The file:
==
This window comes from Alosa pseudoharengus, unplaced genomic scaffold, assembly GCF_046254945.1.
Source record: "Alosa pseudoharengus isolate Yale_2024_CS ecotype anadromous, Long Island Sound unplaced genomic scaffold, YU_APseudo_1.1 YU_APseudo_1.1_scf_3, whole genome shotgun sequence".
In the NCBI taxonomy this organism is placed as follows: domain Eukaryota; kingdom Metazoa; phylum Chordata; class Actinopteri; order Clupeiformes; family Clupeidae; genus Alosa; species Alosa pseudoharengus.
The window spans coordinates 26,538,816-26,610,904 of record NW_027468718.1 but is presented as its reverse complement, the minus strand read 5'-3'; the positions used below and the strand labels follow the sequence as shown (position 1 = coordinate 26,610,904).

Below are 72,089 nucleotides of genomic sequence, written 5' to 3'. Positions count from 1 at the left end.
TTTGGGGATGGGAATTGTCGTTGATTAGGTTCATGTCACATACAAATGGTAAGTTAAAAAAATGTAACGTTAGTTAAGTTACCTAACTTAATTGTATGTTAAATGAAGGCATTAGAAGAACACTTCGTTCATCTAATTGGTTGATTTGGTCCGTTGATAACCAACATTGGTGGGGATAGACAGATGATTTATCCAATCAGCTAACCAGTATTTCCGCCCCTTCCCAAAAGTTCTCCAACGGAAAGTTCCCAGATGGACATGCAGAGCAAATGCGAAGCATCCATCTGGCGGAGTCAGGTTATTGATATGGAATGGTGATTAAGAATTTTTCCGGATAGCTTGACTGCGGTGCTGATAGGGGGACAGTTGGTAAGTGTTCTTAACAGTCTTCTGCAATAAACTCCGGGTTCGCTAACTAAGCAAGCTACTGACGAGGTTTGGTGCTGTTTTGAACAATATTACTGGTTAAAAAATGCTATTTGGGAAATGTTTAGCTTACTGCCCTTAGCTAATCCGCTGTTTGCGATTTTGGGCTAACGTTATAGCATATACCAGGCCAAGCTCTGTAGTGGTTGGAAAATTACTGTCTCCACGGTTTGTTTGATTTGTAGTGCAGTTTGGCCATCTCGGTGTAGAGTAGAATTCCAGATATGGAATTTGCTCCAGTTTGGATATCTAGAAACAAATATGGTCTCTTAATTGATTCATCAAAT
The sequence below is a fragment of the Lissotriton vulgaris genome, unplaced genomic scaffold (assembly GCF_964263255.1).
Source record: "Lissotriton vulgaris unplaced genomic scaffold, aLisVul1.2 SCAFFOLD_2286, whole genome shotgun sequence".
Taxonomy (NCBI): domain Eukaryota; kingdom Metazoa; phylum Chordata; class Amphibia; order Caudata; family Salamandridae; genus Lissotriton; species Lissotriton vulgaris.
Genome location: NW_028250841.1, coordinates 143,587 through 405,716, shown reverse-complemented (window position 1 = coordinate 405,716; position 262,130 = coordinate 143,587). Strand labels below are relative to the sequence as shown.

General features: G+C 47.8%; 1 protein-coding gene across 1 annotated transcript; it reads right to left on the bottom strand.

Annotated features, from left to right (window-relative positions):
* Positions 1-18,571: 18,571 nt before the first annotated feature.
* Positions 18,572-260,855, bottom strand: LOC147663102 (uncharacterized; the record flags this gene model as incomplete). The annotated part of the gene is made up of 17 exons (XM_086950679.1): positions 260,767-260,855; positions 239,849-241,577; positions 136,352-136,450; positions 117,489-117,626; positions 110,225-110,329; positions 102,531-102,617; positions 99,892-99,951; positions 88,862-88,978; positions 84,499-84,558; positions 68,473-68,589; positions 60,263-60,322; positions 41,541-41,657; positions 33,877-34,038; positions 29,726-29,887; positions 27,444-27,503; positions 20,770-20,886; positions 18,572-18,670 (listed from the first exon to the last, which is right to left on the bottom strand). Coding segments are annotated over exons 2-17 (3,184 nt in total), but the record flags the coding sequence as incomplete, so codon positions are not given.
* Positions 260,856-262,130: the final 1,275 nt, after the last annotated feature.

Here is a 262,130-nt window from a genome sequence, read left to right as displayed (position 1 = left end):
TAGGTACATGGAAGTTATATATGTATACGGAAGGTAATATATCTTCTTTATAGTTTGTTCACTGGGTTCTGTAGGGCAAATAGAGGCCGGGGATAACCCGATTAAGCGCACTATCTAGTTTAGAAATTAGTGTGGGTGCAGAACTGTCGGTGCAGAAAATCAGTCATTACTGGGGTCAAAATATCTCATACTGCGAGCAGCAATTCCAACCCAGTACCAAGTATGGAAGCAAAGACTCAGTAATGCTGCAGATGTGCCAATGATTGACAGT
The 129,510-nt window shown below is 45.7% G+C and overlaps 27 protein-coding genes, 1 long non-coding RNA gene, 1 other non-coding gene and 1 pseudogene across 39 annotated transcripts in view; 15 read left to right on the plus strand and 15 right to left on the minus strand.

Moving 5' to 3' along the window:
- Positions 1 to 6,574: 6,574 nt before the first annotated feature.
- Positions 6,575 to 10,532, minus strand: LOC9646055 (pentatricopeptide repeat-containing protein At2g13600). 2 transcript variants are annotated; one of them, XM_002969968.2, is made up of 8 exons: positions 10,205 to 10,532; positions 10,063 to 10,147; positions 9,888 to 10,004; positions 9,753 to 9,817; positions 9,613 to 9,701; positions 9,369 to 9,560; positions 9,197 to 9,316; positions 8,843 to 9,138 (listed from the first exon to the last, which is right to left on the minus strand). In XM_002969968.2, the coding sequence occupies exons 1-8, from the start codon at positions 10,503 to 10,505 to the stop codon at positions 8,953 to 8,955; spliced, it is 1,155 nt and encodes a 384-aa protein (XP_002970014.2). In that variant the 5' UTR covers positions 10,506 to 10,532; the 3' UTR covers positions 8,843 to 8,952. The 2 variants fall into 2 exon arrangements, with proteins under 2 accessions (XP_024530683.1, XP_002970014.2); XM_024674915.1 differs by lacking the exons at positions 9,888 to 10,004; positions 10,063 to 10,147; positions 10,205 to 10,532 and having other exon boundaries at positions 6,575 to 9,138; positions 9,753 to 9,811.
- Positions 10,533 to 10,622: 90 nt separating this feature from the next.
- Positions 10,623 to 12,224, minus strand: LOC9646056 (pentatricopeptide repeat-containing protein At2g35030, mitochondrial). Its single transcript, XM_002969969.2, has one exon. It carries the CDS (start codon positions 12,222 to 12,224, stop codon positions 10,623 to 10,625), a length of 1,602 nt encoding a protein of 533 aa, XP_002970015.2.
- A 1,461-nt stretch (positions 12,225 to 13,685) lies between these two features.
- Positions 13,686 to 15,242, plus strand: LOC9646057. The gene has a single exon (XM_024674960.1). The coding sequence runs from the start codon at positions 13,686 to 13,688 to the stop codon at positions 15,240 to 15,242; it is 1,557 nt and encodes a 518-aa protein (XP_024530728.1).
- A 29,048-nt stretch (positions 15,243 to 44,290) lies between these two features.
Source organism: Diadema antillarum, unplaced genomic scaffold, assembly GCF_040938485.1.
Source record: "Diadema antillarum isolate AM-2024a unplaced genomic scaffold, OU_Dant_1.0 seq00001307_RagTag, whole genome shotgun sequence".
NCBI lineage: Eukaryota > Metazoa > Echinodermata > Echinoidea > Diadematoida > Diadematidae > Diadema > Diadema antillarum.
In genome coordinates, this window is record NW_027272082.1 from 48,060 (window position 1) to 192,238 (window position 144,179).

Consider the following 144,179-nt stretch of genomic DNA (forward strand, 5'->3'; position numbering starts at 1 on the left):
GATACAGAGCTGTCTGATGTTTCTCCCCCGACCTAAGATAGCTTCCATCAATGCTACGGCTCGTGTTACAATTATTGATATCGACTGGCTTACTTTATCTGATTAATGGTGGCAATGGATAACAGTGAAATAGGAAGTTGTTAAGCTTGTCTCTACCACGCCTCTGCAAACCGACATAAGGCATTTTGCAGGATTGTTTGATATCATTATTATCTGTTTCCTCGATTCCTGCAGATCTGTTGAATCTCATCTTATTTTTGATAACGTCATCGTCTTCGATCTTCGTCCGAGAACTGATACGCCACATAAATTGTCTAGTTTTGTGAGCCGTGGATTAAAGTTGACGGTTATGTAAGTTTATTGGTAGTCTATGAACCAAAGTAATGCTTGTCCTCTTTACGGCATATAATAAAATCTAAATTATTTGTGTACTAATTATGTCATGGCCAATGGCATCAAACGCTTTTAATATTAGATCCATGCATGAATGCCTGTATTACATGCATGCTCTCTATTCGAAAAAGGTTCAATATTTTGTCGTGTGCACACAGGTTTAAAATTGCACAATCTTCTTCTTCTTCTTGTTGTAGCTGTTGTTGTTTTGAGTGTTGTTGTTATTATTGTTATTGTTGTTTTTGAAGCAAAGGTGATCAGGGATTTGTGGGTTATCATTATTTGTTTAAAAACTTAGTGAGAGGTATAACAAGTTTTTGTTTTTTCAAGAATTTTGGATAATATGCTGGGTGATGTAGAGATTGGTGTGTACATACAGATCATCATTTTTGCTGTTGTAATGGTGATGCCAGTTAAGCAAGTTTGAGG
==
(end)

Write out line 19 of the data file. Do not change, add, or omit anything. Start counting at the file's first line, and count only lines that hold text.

Moving 5' to 3' along the window: